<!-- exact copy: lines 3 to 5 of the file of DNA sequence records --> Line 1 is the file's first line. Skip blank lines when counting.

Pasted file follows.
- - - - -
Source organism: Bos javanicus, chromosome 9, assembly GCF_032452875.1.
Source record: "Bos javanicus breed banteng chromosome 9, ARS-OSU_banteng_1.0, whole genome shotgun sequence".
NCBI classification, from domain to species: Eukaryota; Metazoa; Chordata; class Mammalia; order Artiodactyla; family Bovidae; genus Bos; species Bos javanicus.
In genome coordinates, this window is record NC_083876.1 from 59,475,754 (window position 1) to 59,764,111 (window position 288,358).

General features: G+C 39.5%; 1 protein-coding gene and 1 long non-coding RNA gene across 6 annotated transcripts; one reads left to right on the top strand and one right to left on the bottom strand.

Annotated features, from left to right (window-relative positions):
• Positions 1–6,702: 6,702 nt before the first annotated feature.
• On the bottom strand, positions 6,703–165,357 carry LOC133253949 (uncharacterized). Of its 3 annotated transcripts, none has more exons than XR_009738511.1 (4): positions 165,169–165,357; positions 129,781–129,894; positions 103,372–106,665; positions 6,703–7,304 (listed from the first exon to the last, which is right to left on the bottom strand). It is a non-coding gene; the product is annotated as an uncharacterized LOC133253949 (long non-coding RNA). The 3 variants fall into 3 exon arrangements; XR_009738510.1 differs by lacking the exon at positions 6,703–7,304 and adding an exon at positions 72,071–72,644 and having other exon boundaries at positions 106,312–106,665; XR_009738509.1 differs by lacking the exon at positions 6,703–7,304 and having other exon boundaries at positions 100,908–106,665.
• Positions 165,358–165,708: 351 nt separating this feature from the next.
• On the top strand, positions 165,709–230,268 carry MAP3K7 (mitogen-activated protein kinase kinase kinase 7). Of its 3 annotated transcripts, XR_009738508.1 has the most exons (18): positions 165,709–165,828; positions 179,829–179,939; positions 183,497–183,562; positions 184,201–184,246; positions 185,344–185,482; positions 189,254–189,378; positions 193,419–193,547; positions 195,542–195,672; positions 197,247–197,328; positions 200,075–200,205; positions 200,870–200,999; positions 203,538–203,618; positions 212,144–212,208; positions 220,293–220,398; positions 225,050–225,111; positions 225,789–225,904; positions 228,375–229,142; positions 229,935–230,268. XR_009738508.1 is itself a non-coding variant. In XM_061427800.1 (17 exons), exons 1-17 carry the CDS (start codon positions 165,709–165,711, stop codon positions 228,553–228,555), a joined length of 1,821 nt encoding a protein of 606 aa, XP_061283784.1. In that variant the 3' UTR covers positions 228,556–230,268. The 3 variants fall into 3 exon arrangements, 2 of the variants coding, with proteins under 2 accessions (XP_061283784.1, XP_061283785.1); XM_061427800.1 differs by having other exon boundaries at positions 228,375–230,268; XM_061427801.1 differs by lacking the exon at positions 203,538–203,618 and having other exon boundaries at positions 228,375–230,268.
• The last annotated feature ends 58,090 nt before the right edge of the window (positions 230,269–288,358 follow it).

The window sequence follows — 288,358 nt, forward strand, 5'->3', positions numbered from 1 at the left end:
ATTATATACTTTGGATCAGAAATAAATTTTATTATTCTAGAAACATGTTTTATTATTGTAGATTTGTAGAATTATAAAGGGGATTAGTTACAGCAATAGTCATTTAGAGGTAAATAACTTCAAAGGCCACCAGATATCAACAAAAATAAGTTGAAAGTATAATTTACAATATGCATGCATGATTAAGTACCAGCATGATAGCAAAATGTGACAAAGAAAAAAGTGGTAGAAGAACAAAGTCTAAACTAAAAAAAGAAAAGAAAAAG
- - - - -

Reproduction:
NCBI classification, from domain to species: Eukaryota; Metazoa; Chordata; class Mammalia; order Artiodactyla; family Bovidae; genus Bos; species Bos javanicus.
In genome coordinates, this window is record NC_083876.1 from 59,475,754 (window position 1) to 59,764,111 (window position 288,358).

General features: G+C 39.5%; 1 protein-coding gene and 1 long non-coding RNA gene across 6 annotated transcripts; one reads left to right on the top strand and one right to left on the bottom strand.